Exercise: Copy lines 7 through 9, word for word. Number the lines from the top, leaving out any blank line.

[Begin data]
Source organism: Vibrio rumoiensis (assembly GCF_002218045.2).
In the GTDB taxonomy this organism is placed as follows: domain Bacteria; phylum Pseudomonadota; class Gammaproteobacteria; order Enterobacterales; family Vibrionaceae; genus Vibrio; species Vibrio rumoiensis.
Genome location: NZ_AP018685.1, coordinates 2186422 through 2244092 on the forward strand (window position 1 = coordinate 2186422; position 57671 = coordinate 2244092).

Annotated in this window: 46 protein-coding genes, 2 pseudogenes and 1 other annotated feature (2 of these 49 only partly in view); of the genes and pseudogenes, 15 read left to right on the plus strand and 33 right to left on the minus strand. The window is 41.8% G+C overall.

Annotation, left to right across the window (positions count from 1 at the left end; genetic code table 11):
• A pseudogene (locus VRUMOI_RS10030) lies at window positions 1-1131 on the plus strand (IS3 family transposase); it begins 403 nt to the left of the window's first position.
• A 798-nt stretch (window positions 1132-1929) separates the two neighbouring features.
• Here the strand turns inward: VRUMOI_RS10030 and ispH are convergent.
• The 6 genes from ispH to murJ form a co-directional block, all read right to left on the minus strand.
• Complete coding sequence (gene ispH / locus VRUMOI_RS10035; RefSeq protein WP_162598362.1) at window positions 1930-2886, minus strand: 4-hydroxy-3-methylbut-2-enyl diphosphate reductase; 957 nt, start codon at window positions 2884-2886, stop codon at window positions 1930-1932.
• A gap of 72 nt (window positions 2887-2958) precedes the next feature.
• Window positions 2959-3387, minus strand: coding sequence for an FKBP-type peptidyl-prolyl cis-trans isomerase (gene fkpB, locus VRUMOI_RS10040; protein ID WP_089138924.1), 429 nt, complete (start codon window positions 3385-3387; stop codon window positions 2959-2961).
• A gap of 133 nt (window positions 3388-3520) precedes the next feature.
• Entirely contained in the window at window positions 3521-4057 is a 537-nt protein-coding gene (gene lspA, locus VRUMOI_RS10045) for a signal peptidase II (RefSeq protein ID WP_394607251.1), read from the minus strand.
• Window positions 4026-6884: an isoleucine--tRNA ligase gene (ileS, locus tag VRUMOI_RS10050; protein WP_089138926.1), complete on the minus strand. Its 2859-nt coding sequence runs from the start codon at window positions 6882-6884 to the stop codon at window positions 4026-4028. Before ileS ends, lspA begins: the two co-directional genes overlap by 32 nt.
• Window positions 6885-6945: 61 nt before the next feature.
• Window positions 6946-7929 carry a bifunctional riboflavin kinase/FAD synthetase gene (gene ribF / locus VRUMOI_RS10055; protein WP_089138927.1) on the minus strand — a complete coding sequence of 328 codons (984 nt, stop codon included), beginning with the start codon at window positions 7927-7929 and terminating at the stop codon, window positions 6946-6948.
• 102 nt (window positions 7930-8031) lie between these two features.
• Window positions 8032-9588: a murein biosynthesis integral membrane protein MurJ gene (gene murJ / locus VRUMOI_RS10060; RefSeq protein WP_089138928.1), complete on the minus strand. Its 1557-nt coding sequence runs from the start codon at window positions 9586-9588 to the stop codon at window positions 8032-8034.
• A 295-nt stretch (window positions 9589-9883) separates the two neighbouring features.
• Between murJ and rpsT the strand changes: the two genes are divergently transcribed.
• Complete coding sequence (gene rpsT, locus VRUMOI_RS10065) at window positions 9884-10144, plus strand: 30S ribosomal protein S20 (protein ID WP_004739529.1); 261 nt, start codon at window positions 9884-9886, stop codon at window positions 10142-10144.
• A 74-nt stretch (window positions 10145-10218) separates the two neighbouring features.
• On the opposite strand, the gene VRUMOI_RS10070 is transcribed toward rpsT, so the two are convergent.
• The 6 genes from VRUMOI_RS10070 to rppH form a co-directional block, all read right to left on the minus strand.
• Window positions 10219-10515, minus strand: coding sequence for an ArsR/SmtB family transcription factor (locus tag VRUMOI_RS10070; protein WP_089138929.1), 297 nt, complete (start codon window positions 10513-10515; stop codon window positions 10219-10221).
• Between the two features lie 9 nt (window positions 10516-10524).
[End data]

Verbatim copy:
• A 798-nt stretch (window positions 1132-1929) separates the two neighbouring features.
• Here the strand turns inward: VRUMOI_RS10030 and ispH are convergent.
• The 6 genes from ispH to murJ form a co-directional block, all read right to left on the minus strand.